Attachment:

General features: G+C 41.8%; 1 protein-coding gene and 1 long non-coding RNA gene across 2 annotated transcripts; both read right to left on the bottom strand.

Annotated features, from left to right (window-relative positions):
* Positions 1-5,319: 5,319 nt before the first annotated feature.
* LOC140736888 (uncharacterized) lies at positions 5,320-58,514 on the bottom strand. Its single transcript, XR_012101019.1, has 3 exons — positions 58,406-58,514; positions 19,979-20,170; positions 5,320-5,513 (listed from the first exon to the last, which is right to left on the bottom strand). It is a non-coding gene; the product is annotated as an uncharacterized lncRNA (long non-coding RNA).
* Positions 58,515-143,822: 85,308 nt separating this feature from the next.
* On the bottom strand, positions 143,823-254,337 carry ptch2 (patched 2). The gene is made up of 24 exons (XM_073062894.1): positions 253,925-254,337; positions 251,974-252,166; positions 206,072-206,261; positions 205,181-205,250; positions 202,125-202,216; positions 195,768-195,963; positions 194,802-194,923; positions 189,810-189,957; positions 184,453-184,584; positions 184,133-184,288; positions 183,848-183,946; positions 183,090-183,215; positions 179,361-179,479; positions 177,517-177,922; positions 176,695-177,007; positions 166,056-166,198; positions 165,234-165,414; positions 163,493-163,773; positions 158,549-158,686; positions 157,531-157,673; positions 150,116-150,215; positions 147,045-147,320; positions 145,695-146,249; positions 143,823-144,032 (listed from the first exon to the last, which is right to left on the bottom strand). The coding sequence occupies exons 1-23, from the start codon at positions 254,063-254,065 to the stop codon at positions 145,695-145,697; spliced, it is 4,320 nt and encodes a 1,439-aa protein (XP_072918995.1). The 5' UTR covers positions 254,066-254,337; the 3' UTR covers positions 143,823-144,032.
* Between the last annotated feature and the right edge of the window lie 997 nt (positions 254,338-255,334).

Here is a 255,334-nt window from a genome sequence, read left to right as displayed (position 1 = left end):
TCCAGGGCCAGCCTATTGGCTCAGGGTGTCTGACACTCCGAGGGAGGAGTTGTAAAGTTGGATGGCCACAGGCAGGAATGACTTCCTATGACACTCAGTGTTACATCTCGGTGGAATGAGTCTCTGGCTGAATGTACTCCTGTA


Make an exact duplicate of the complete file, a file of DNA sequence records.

General features: G+C 41.8%; 1 protein-coding gene and 1 long non-coding RNA gene across 2 annotated transcripts; both read right to left on the bottom strand.

Annotated features, from left to right (window-relative positions):
* Positions 1-5,319: 5,319 nt before the first annotated feature.
* LOC140736888 (uncharacterized) lies at positions 5,320-58,514 on the bottom strand. Its single transcript, XR_012101019.1, has 3 exons — positions 58,406-58,514; positions 19,979-20,170; positions 5,320-5,513 (listed from the first exon to the last, which is right to left on the bottom strand). It is a non-coding gene; the product is annotated as an uncharacterized lncRNA (long non-coding RNA).
* Positions 58,515-143,822: 85,308 nt separating this feature from the next.
* On the bottom strand, positions 143,823-254,337 carry ptch2 (patched 2). The gene is made up of 24 exons (XM_073062894.1): positions 253,925-254,337; positions 251,974-252,166; positions 206,072-206,261; positions 205,181-205,250; positions 202,125-202,216; positions 195,768-195,963; positions 194,802-194,923; positions 189,810-189,957; positions 184,453-184,584; positions 184,133-184,288; positions 183,848-183,946; positions 183,090-183,215; positions 179,361-179,479; positions 177,517-177,922; positions 176,695-177,007; positions 166,056-166,198; positions 165,234-165,414; positions 163,493-163,773; positions 158,549-158,686; positions 157,531-157,673; positions 150,116-150,215; positions 147,045-147,320; positions 145,695-146,249; positions 143,823-144,032 (listed from the first exon to the last, which is right to left on the bottom strand). The coding sequence occupies exons 1-23, from the start codon at positions 254,063-254,065 to the stop codon at positions 145,695-145,697; spliced, it is 4,320 nt and encodes a 1,439-aa protein (XP_072918995.1). The 5' UTR covers positions 254,066-254,337; the 3' UTR covers positions 143,823-144,032.
* Between the last annotated feature and the right edge of the window lie 997 nt (positions 254,338-255,334).

Here is a 255,334-nt window from a genome sequence, read left to right as displayed (position 1 = left end):
TCCAGGGCCAGCCTATTGGCTCAGGGTGTCTGACACTCCGAGGGAGGAGTTGTAAAGTTGGATGGCCACAGGCAGGAATGACTTCCTATGACACTCAGTGTTACATCTCGGTGGAATGAGTCTCTGGCTGAATGTACTCCTGTA